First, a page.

Ee Mun graduated with a BSc in Economics and Finance. She discusses her experience of her studies and reasons for choosing to study at Bristol, the support she received as an international student, and how it helped establish her career.
Why did you want to study economics and finance?
I wanted to study BSc Economics and Finance because I realised how important it was to understand how economic and financial systems operate, and ultimately the ongoing obsession with economic growth.
Why did you choose to study at the University of Bristol?
I chose to study at the University of Bristol for three reasons;
- the first being its reputation for Economics,
- the second for its modern facilities amidst many of its historical premises,
- and last but not least its location in one of the UK’s most livable cities.
What do you think of the professors and lecturers and the support you received from them?
Many of the professors, lecturers, and tutors I had were knowledgeable and very supportive. Getting to know them was really helpful and motivated me to not let them down, especially from all that I have received from them. They were both educationally and emotionally supportive when it came to my studies.
What do you think about the School of Economics’ research reputation?
Amidst the COVID-19 Pandemic, I was impressed to see that the School is taking an active role in continuing its research activity and providing more economic-related insights, especially with the uncertainty many are experiencing today.
Why would you encourage students to come to the University of Bristol?
I would encourage students to come to the University of Bristol because it will provide you with both a quality education and a memorable student life. If you’re looking for a place which grants you the best of both worlds, the University of Bristol is a great choice.
How important was your degree for your career journey?
My degree was very important for my career journey, it carved the way to my first job in one of the most established Malaysian financial institutions, helped me establish a more robust economic research unit while I was in a research and consultancy firm, and ultimately lead me to pursue a masters in a subject I was first introduced to during my time at the university.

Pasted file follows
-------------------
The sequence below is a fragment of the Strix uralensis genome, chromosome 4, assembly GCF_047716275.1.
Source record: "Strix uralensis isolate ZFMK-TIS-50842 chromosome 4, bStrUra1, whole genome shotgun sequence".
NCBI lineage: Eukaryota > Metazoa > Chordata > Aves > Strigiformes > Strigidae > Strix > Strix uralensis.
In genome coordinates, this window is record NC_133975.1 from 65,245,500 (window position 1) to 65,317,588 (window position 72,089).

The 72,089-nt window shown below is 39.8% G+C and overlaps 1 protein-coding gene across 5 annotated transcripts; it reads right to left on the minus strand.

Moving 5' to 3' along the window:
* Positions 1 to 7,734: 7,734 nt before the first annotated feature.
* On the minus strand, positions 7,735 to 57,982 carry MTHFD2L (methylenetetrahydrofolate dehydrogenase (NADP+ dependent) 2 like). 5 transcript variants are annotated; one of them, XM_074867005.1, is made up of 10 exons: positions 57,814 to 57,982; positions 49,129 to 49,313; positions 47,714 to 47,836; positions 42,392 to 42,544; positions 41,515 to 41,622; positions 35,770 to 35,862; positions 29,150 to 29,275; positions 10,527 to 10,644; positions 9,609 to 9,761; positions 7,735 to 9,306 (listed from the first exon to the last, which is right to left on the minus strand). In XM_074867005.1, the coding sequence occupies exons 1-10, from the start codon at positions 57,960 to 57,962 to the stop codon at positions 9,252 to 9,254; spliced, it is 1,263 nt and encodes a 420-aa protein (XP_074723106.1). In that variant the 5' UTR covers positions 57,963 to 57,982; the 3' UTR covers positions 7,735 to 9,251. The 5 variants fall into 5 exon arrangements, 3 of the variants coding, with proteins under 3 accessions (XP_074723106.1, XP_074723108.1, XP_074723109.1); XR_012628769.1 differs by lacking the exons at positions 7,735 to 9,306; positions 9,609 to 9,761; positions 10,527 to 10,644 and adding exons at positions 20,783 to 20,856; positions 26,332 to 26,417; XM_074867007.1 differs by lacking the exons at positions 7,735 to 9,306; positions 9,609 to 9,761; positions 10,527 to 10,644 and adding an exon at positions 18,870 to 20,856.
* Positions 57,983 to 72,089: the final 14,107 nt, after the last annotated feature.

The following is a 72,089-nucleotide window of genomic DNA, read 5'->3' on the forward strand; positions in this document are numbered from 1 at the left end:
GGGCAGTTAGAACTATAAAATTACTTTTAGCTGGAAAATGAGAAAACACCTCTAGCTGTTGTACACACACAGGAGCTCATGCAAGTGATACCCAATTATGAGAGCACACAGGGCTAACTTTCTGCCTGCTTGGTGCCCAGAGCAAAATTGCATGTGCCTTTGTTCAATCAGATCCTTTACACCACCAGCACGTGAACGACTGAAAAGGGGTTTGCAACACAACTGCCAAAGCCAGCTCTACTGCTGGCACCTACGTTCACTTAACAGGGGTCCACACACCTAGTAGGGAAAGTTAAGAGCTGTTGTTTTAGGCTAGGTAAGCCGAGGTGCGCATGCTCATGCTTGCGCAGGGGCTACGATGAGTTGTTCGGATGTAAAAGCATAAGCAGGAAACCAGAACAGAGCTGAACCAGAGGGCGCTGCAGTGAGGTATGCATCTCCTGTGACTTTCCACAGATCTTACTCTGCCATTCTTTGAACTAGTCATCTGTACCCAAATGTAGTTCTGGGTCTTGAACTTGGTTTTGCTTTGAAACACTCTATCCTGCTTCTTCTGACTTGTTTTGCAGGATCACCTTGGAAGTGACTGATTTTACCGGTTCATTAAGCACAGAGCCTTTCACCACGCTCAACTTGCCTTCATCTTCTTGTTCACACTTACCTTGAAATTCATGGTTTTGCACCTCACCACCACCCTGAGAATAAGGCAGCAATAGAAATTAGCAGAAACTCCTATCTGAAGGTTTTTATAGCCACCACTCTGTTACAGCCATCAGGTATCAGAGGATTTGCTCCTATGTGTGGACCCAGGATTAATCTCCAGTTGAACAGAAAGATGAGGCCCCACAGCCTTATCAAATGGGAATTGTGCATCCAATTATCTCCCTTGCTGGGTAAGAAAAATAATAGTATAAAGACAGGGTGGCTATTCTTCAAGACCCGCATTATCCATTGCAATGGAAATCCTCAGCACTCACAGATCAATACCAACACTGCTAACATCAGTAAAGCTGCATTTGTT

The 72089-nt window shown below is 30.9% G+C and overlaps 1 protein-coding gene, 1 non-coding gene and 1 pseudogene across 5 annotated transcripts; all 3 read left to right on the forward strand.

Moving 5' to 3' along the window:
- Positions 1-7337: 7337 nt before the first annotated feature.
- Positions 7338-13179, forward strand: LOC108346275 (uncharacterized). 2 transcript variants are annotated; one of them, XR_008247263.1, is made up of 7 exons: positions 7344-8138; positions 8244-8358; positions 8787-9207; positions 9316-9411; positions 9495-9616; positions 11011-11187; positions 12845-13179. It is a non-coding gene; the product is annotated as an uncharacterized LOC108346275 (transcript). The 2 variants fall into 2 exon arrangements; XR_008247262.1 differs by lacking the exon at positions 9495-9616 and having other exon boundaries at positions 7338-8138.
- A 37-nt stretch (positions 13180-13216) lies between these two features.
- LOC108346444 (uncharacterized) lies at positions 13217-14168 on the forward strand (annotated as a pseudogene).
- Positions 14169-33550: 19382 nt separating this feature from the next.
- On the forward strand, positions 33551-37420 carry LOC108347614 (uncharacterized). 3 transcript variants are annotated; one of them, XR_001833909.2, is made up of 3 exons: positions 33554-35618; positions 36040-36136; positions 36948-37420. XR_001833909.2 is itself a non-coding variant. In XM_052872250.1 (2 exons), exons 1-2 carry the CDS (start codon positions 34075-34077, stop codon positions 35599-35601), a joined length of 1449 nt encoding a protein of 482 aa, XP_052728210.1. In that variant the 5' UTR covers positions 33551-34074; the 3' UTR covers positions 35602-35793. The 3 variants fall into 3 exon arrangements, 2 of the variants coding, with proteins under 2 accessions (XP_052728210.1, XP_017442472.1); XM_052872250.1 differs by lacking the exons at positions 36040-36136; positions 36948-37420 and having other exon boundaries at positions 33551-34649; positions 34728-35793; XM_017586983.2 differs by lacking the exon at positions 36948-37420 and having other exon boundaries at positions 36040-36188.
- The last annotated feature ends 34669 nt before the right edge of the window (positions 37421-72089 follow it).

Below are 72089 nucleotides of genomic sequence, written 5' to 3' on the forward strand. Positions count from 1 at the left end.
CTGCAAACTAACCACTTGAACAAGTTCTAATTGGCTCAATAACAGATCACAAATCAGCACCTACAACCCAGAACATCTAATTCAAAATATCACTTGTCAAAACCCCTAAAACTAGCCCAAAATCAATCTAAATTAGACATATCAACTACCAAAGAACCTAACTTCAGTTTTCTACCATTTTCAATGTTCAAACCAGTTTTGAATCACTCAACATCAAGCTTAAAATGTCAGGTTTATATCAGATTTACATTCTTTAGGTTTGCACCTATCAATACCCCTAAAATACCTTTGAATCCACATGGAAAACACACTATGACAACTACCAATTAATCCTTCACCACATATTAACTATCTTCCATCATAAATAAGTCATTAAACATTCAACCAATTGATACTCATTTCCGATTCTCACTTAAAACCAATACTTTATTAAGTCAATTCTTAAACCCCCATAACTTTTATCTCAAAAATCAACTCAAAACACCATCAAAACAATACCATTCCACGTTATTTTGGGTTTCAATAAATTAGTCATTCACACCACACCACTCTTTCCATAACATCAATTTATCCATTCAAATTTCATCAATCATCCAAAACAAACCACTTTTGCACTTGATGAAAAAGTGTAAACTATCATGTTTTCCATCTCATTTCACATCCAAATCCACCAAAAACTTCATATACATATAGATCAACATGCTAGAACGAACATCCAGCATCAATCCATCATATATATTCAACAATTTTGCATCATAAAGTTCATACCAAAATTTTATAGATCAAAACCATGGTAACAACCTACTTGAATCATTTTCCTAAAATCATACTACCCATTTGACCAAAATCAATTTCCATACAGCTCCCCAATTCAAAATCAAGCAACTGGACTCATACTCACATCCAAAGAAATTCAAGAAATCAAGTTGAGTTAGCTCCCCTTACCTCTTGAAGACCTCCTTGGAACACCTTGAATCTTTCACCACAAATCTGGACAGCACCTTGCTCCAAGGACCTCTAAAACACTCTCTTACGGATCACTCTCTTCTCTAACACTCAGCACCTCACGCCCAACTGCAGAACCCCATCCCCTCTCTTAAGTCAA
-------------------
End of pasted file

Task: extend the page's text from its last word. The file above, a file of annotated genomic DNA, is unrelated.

What did you like most about the city? What would you recommend?
What I liked most about the city is its environment and geography – you get the best of both worlds. You have the bustling city-centre where you can hang out with friends, or take a walk to Clifton Village and enjoy viewing fireworks or hot air balloons above the Clifton Suspension Bridge. I personally enjoyed just walking around and discovering the sights and sounds – there are plenty of parks, historical sites, food and shops to explore!
The city was definitely a friendly and welcoming place for international students. As the city itself is filled with both local and international students, many places and facilities are catered towards such a community. I have always felt warm, welcomed and accepted as part of the Bristol society.
What support is there from the University for international students who are unfamiliar with the UK? Did you feel safe and secure?
As an international student, the support I received from the University came when I needed it. The international and administrative office were always friendly and happy to help with my queries on student visas, documentation, accommodation etc. I also gained plenty of information and important connections from joining the University’s Malaysian and Singaporean Students’ Association (MSSA), which I highly recommend if you’re looking for a familiar face and great tips on how to survive as a Malaysian / Singaporean in Bristol.
You can find out more about our courses and studying at Bristol on the School of Economics website.